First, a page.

However, as you can see, it’s heavily tilted towards Google and there seems to be no limits on the number of spots on the steering committee from one company which is a common tactic in open governance approaches to keep things fair. On top of that, Google owns the trademark, domains and other project assets so I’d consider Istio to be heavily gerrymandered in Google’s versus the community’s interest.

JCP

I had the pleasure of serving on the Java Community Process (JCP) Executive Committee for a few years while I was at Twitter. It’s a great organization that drives standardization across the Java ecosystem, some of the fine print is interesting though:

“The EC is composed of 25 Java Community Process Members whose seats are allocated as follows: 16 Ratified Seats, 6 Elected Seats, and 2 Associate Seats, plus one permanent seat held by Oracle. (Oracle’s representative must not be a member of the PMO.) The EC is led by a non-voting Chair from the PMO.”

This essentially gives Oracle a permanent seat on the Executive Committee.

Here’s another fun clause:

Ballots to approve Umbrella JSRs that define the initial version of a new Platform Edition Specification or JSRs that propose changes to the Java language are approved if (a) at least a two-thirds majority of the votes cast are “yes” votes, (b) a minimum of 5 “yes” votes are cast, and (c) Oracle casts one of the “yes” votes. Ballots are otherwise rejected.

This essentially gives Oracle a veto vote on any JSR.

Note: The coolest thing the JCP has done is contribute the EE specification work to the Eclipse Foundation and form the Jakarta project over there to steward things in an open way.

Knative

Knative, like Istio mentioned above, is an open source project that was born at Google and controlled by Google. There have been a lot of discussion lately about this as Google recently decided to not openly govern the project and move it to a neutral foundation:

Kubernetes

Kubernetes operates under the auspices of the CNCF and openly governed by the Kubernetes Steering Committee (KSC). The Kubernetes project has grown significantly over time, but has done a great job of keeping things openly governed and inclusive in my opinion, especially compared to its project size these days. The KSC governs the project along with a variety of sub working groups. Also, the Kubernetes trademark is neutrally owned by the CNCF and openly governed via the Conformance Working Group which decides how certification works for the community, which there are nearly 100 certified solutions out there!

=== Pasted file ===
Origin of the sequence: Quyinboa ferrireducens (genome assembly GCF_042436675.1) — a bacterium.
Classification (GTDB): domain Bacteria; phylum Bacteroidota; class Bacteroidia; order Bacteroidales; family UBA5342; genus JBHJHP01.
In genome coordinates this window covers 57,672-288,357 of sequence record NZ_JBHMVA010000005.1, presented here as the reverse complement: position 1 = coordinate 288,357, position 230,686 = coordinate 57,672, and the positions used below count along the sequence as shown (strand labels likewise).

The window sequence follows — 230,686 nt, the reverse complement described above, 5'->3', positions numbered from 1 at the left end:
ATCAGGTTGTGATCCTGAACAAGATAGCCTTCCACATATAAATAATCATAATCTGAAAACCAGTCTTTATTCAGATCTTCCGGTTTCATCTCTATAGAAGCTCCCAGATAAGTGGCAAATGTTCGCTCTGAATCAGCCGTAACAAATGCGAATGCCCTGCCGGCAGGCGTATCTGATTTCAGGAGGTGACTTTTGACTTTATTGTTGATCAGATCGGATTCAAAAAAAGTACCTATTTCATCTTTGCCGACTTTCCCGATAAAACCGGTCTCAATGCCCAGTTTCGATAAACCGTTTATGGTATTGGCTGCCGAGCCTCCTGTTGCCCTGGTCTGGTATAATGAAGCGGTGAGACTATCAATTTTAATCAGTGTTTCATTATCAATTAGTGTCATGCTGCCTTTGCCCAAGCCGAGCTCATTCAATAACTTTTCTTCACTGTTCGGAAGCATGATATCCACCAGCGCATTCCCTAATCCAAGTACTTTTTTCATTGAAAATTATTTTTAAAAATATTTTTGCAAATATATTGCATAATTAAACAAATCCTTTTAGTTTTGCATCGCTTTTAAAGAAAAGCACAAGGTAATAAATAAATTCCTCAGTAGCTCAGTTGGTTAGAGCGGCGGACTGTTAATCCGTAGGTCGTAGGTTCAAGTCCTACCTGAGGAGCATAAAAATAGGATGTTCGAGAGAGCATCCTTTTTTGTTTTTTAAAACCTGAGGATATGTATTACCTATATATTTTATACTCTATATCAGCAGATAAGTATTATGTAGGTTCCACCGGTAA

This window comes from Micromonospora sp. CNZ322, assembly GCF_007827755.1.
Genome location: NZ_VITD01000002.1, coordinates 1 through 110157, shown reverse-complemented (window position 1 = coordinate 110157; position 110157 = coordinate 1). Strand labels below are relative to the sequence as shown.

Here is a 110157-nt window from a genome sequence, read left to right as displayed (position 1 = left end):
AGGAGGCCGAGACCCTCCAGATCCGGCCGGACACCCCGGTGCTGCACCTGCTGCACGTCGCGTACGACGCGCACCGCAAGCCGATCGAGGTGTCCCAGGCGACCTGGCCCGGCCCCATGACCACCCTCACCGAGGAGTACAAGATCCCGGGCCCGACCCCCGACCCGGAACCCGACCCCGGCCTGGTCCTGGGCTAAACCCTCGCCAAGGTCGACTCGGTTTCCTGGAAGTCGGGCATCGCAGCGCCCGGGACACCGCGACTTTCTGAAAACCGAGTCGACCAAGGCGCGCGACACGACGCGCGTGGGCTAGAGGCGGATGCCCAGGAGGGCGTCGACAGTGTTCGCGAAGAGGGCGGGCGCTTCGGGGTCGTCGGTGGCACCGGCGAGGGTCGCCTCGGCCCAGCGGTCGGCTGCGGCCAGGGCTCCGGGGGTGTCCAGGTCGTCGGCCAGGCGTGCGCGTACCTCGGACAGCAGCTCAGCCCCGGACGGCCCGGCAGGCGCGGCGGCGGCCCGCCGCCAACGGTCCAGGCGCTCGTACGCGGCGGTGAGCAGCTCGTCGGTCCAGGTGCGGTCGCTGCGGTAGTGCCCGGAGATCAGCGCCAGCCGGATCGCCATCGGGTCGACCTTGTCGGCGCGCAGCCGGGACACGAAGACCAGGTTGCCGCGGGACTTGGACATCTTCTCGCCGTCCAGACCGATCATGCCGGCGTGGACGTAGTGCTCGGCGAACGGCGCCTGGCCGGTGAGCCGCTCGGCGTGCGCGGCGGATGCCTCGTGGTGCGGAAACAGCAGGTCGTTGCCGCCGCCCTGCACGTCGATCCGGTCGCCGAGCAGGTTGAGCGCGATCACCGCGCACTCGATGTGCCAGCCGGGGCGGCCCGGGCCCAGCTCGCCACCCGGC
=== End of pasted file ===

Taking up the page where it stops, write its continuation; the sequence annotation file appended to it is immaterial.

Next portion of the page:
Spinnaker

The Spinnaker project was originally born at Netflix and recently spun out into the Continuous Delivery Foundation (CDF) as an openly governed project. The project assets, from domains to github to trademarks are all neutrally owned by the community through the CDF.

Vault

Vault is a fantastic and widely used secrets management tool from Hashicorp. It’s a single vendor controlled open source project that has an open core model with an open source and enterprise versions (see matrix). What this essentially means is that the buck stops at the single vendor on what features/fixes end up in the open source version, most likely that won’t include things that they sell in their enterprise offering.

Conclusion

I hope you learned something new about open source projects, foundations and communities as these things can be a little bit more complicated as you dig into the details. It’s really important to note that there is a difference between open source and open governance and you should always be skeptical of a project that claims it’s truly open if only one for profit company owns all the assets and control. While there’s nothing wrong with this approach at all, most organizations don’t set expectations up front which can lead to frustrations down the road. Note, there’s nothing wrong with single vendor controlled open source projects, I think they are great but I think they need to be upfront, similar to what GitLab stewardship principles on what they will put in open source versus their enterprise version.

In conclusion, as with anything in life, you should always read the fine print of an open source communities charter or legal paperwork to understand how it works. The lesson here is that every organization or project has its own rules and governance and it’s important that you understand how decisions are made and who has ownership of project assets like trademarks.